Next it's time to brainstorm those topics for the main articles and their spin-offs. For the main article:
1. make a list of ideas, topics, and questions of interest to you, or to the print and online publishers.
2. Write the main idea in a bubble in the center of a piece of paper.
3. Draw three or more arms or lines outward from the central bubble and add in subtopics that relate to, or are suggestive of the main idea.
4. Draw three or more lines out from the subtopics, with similar ideas that will help expand, or amplify, those subtopics.
5. Do a brainstorming diagram or table that identifies websites - and their URLs - containing related material. These could be used in the research process or be included in the article and its spinoffs as a place to refer readers for additional information.
6. Mine through articles you may have published previously, and even those that went unpublished. Go over the research materials used for those articles to make sure they are still valid. Get rid of the unusable research, find new research materials, and update the article before trying to resell it.
7. Go through research used for other articles, and generate new stories and spin-offs based on that research.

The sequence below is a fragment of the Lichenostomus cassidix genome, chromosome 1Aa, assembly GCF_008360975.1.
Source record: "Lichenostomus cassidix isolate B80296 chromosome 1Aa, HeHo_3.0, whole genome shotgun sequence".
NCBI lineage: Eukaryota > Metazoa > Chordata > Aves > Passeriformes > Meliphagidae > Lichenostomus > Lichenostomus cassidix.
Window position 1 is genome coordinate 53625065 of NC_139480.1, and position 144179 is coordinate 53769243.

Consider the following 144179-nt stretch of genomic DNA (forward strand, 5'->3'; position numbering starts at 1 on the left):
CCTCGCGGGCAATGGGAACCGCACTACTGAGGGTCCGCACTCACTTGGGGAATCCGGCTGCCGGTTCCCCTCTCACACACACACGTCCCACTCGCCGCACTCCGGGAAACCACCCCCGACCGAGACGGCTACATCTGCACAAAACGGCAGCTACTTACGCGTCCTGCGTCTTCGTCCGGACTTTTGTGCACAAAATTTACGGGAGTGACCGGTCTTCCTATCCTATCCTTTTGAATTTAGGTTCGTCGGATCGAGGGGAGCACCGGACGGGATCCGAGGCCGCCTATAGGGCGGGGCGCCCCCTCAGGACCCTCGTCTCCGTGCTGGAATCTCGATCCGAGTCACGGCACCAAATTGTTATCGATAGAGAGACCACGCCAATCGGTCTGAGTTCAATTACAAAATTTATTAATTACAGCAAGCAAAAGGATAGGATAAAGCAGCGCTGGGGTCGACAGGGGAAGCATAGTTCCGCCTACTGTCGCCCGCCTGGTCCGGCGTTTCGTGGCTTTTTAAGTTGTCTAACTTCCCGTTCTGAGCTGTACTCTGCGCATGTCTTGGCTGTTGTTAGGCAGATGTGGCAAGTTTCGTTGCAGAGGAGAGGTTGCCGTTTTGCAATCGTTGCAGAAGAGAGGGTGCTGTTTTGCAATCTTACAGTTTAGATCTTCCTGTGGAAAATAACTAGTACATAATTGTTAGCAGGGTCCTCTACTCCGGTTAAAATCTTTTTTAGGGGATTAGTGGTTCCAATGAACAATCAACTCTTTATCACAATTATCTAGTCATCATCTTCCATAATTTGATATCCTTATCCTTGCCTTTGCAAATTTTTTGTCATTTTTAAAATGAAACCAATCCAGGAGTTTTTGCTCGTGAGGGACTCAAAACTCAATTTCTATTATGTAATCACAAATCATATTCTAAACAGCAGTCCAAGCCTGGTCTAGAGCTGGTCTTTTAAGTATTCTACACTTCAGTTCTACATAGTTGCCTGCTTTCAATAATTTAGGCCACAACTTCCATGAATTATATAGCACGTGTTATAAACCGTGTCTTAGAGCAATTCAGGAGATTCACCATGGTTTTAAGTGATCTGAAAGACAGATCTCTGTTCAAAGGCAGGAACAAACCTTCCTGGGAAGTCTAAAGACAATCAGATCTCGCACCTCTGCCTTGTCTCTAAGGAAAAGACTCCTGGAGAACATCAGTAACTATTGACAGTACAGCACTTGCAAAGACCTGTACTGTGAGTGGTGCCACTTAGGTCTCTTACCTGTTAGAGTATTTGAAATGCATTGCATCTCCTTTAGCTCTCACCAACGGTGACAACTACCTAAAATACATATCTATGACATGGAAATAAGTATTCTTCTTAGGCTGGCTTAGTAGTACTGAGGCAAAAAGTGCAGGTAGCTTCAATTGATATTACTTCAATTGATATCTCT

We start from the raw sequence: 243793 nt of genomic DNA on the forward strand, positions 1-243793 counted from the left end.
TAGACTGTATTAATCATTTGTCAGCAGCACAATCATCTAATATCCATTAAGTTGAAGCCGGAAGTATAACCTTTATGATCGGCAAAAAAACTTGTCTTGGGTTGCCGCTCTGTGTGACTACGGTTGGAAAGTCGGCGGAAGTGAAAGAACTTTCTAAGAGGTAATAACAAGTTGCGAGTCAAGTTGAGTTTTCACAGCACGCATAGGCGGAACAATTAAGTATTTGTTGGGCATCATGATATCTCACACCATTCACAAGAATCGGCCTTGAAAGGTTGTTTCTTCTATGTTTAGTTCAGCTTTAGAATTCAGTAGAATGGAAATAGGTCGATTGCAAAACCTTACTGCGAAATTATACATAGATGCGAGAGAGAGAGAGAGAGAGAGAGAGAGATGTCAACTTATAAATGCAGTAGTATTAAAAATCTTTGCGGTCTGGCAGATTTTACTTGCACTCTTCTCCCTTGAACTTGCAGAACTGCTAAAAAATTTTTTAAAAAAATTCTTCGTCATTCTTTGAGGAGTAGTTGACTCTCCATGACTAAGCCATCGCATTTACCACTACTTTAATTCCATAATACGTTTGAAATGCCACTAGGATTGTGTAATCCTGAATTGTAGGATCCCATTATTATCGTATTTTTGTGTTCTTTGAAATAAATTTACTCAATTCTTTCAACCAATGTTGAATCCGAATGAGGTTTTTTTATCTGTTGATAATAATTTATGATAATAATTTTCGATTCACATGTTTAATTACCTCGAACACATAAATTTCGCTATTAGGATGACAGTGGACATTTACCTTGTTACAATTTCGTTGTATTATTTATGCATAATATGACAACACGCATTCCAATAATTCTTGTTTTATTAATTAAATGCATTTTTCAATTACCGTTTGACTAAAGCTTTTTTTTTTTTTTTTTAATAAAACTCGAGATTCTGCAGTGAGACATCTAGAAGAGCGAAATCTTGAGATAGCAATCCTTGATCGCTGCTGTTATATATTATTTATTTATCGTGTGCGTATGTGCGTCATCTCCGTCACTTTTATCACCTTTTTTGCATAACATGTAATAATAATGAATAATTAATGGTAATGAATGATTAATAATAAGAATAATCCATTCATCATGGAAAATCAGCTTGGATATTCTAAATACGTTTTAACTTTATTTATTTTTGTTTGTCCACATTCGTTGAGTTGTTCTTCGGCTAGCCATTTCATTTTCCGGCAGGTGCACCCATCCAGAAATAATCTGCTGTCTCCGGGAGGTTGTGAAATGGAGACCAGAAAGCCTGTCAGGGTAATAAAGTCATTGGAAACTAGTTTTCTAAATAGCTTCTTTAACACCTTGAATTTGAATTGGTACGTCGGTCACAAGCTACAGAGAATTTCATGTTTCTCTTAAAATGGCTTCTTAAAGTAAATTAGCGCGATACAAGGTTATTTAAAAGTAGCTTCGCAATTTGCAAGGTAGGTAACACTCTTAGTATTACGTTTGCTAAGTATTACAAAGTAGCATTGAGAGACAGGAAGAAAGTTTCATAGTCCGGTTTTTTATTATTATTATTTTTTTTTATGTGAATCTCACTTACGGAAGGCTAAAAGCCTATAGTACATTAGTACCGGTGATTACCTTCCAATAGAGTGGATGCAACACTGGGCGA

Breaking Large Topics into Several Smaller Articles
When doing research for an original, main article, sometimes writers find that the research is way too much, or that the article is going to be far too long for the publisher's needs. This is the perfect opportunity to break that topic down into one main topic and multiple spin-offs. For example, the original article for the local newspaper might be about the Annual Rice Festival. But while researching and attending the event, you might find some interesting tidbits about one or two of the vendors, or maybe something about the carnival rides company that was hired for the festival. Voila! Instant spin-off ideas. Whatever the main topic is, let it suggest the spin-off topics.
Find out more about the vendors or the carnival rides through a little further research. Take lots of photos at the Festival. Interview the vendor or the ride operators. Interview the patrons of the event and find out what they think. These could either be sold to the local newspaper as companion pieces or to other print and online publishers as separate, but related, pieces. These ideas might lead to investigations about favorite fair and festival foods across the state or the nation, festival food trends, carnival ride trends, what other carnival ride companies are in your area or state, safety records for different carnival ride companies….